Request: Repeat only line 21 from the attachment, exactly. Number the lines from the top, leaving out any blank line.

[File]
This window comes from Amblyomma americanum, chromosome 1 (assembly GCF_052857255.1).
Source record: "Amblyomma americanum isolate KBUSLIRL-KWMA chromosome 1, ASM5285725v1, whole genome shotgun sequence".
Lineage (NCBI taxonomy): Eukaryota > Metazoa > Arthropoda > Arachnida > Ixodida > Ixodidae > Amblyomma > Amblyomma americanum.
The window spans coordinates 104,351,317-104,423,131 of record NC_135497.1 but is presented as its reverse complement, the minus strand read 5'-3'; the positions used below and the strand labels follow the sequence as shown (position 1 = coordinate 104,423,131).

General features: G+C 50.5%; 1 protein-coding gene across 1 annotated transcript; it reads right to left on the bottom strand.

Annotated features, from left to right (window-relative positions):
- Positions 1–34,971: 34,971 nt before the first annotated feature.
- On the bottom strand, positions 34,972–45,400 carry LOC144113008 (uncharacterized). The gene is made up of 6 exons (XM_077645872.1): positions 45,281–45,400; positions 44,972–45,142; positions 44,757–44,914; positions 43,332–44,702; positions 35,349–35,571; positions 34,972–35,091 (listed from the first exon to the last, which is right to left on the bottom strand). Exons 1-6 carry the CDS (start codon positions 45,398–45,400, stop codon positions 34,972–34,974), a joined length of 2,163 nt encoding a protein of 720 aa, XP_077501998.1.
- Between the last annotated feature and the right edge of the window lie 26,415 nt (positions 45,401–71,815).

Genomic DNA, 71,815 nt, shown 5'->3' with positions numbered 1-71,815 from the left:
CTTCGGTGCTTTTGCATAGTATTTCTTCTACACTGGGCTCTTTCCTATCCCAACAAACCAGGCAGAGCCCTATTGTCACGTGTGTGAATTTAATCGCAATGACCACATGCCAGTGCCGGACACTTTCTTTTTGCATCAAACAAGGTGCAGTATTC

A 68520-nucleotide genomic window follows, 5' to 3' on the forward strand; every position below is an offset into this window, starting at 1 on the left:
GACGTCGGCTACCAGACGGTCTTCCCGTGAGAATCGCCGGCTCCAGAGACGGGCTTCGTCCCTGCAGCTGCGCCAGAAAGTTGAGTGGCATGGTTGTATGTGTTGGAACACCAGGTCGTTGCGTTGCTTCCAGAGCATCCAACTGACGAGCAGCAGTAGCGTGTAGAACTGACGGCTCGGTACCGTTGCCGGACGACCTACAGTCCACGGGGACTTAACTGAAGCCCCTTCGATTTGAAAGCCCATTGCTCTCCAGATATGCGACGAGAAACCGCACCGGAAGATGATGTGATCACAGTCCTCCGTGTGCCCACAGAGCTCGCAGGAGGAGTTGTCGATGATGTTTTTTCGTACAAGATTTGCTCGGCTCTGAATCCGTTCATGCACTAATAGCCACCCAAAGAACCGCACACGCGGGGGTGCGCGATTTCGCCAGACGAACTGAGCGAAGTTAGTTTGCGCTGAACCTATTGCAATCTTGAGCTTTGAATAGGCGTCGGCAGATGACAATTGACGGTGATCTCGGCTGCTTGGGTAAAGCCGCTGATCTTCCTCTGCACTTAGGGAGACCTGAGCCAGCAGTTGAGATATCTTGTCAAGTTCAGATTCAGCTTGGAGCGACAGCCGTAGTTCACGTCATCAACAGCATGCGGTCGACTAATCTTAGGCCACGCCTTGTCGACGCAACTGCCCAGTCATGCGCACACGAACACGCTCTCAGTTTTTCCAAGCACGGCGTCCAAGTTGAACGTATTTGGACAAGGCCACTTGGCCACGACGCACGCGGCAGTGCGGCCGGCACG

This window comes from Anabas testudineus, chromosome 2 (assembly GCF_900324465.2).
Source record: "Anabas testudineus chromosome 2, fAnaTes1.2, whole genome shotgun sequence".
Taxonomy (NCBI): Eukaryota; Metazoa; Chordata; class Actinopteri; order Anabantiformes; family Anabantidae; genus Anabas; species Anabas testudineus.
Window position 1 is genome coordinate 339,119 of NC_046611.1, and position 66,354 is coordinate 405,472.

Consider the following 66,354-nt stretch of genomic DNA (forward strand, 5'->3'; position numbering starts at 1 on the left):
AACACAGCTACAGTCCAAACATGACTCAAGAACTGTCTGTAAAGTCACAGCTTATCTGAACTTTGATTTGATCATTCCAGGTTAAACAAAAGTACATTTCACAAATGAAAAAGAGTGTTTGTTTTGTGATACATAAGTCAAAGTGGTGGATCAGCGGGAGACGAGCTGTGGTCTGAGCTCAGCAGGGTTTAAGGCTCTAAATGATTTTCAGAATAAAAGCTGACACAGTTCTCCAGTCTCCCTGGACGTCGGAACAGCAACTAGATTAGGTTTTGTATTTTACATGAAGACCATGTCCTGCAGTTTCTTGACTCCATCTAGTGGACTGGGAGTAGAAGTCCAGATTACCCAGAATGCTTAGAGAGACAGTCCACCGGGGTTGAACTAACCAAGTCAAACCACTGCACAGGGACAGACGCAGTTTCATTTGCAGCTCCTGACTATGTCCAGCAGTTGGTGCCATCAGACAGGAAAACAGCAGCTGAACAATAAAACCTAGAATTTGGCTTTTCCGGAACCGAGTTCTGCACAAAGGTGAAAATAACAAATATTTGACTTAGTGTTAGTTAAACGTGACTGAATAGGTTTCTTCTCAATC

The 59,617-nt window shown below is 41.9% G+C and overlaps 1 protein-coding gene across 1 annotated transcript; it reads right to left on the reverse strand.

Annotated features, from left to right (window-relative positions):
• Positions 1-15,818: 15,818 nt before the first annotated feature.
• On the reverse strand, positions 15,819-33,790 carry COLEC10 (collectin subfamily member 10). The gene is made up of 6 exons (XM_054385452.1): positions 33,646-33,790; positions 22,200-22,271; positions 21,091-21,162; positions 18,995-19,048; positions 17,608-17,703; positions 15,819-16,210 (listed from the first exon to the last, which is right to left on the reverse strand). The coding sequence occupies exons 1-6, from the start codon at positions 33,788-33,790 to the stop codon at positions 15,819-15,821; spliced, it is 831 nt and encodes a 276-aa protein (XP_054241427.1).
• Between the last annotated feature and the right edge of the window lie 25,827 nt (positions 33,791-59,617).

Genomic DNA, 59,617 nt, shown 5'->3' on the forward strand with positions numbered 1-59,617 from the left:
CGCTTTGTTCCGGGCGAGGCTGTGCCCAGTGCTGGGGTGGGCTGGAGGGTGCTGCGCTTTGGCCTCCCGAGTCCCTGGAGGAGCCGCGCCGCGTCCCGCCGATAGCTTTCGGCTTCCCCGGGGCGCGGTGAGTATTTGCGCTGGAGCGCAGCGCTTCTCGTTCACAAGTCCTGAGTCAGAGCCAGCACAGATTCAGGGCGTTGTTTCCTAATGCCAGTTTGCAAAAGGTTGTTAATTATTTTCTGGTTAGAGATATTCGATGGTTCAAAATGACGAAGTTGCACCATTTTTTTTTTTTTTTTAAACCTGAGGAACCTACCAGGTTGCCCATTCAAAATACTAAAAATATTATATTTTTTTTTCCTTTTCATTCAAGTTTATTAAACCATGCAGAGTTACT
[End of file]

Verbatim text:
Annotated features, from left to right (window-relative positions):